Section 25(1) creates an offence for a person to be in possession of a document which he knows or believes to be false or a genuine document that has been improperly obtained or intention that the document be used for identity fraud by establishing registrable facts. (subsection 2).

Section 25(3) creates an offence for a person to be in possession or have under his control, equipment which is designed or adapted for making false identity documents. Both these offences are triable only on indictment and carry a maximum sentence of 10 years' imprisonment or a fine or both (subsection 6).

Section 25(5) creates an offence for a person to have in his possession, without reasonable excuse, one of the following: a false identity document; or an identity document that has been improperly obtained; or an identity document that relates to someone else, or equipment used for making false identity documents. This is an either-way offence which carries on indictment two years' imprisonment or summarily the statutory maximum. The meaning of 'false' has the same meaning as in section 9 of the Forgery and Counterfeiting Act 1981. (Archbold 22-45a.)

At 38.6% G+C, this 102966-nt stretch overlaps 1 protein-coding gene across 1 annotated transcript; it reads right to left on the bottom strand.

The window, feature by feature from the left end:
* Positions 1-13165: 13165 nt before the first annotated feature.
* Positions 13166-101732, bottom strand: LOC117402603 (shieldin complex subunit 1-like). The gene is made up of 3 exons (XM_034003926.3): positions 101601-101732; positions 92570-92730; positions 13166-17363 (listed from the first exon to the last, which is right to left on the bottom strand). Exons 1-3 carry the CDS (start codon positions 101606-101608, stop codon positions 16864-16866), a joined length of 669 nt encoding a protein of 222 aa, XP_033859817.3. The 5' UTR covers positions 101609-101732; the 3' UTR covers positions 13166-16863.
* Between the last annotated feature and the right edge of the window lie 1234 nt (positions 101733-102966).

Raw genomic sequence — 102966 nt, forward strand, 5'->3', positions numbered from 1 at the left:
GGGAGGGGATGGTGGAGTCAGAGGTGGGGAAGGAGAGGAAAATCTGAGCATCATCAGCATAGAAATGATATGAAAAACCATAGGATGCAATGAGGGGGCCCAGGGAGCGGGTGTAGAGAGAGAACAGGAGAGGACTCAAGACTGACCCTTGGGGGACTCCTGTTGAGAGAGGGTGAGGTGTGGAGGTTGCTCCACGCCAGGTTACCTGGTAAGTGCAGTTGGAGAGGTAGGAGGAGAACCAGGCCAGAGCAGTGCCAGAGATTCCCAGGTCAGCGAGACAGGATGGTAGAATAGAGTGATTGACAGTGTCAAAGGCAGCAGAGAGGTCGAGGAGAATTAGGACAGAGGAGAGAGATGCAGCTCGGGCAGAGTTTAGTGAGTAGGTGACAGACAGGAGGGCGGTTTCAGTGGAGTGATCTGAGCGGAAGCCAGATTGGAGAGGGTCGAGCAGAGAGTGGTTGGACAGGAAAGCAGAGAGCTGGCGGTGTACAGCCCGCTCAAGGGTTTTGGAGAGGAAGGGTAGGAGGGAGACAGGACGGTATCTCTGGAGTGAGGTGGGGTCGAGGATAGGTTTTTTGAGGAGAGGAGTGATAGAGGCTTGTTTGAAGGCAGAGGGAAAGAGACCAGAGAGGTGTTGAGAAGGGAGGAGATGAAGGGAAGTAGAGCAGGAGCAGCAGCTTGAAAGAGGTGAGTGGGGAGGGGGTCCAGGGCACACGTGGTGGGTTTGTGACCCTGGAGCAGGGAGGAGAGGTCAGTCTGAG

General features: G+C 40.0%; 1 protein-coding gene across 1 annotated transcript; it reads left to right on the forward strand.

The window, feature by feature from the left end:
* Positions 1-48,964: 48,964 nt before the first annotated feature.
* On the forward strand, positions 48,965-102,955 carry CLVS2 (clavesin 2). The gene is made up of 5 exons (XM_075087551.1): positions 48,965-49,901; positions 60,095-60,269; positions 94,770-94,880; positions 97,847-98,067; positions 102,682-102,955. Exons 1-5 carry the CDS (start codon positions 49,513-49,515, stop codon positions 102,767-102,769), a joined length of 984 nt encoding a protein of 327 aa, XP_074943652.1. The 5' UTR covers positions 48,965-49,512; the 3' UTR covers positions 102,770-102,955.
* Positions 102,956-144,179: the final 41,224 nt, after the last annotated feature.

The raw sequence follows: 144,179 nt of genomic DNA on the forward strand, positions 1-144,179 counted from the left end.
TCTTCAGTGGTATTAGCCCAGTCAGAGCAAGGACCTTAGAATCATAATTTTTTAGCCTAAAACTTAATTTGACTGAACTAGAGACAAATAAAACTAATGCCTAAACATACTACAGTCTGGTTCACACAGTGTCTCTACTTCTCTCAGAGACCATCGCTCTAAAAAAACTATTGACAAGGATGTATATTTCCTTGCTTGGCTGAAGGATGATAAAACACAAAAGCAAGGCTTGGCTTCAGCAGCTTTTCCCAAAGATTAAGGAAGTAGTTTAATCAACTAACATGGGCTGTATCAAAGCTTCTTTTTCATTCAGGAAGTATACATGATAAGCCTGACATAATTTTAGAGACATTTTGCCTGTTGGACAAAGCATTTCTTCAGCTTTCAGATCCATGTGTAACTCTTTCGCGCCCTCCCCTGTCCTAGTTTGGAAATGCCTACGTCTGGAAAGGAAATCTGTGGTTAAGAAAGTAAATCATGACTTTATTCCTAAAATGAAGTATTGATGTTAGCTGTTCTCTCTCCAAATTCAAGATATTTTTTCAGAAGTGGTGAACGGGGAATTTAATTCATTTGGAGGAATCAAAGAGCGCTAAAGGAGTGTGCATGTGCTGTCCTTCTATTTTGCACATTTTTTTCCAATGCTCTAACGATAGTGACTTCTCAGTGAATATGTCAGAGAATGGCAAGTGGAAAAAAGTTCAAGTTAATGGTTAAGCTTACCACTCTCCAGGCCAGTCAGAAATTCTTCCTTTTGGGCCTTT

Section 26 defines what is meant by an "identity document". This includes documents that already exist such as passports, driving licences, immigration documents such as visas, as well as other existing identity documents issued within or outside the UK. (Archbold 22-45b.)

Top of page

Identity Documents Act 2010